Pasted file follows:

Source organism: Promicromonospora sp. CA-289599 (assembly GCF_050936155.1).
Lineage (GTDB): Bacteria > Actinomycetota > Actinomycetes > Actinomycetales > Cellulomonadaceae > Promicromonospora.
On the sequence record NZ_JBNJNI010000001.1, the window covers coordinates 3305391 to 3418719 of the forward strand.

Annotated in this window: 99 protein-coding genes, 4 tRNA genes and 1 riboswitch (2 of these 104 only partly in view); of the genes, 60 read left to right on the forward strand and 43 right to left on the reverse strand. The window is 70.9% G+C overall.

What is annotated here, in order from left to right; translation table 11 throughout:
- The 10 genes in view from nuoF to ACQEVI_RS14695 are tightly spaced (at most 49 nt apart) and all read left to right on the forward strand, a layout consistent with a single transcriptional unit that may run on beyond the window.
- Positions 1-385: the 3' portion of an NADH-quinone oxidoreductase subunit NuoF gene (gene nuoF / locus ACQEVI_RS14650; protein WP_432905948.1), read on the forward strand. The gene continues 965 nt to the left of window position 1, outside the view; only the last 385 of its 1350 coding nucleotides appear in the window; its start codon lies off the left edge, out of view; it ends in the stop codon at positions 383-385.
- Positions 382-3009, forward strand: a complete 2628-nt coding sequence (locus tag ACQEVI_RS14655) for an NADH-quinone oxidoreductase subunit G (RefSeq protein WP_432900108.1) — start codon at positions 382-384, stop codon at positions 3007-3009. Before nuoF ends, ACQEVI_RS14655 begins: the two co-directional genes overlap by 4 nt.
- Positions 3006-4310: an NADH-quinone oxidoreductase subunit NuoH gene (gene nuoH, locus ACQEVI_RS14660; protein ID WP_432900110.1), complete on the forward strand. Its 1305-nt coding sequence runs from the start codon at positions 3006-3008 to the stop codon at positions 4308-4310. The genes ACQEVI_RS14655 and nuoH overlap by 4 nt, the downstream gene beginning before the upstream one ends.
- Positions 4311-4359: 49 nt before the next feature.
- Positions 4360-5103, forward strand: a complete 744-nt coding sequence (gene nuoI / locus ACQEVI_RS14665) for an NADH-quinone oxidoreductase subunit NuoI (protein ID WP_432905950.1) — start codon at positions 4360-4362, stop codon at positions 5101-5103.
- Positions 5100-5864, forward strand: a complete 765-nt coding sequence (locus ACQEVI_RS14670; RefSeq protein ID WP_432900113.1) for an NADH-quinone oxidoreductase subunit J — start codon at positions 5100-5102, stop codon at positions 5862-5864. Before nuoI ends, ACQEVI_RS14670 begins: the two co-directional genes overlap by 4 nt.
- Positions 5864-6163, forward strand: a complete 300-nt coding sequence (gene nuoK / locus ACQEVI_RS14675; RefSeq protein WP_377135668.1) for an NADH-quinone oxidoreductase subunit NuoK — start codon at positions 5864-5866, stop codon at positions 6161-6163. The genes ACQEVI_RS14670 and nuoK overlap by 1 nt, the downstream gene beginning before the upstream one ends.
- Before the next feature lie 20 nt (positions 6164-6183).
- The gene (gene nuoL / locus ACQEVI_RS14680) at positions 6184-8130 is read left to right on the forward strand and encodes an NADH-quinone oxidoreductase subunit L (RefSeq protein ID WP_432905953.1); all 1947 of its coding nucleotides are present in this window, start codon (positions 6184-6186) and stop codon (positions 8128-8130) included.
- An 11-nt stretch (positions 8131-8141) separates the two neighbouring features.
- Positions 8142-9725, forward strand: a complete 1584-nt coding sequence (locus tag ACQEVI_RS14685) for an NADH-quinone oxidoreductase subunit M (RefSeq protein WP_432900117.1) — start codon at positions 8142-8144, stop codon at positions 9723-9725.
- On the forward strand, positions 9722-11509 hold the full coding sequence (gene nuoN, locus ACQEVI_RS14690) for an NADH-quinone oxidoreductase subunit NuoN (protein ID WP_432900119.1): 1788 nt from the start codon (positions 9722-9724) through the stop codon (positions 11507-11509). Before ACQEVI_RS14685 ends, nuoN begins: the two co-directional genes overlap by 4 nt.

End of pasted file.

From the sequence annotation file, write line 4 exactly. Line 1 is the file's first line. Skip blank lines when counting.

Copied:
Annotated in this window: 99 protein-coding genes, 4 tRNA genes and 1 riboswitch (2 of these 104 only partly in view); of the genes, 60 read left to right on the forward strand and 43 right to left on the reverse strand. The window is 70.9% G+C overall.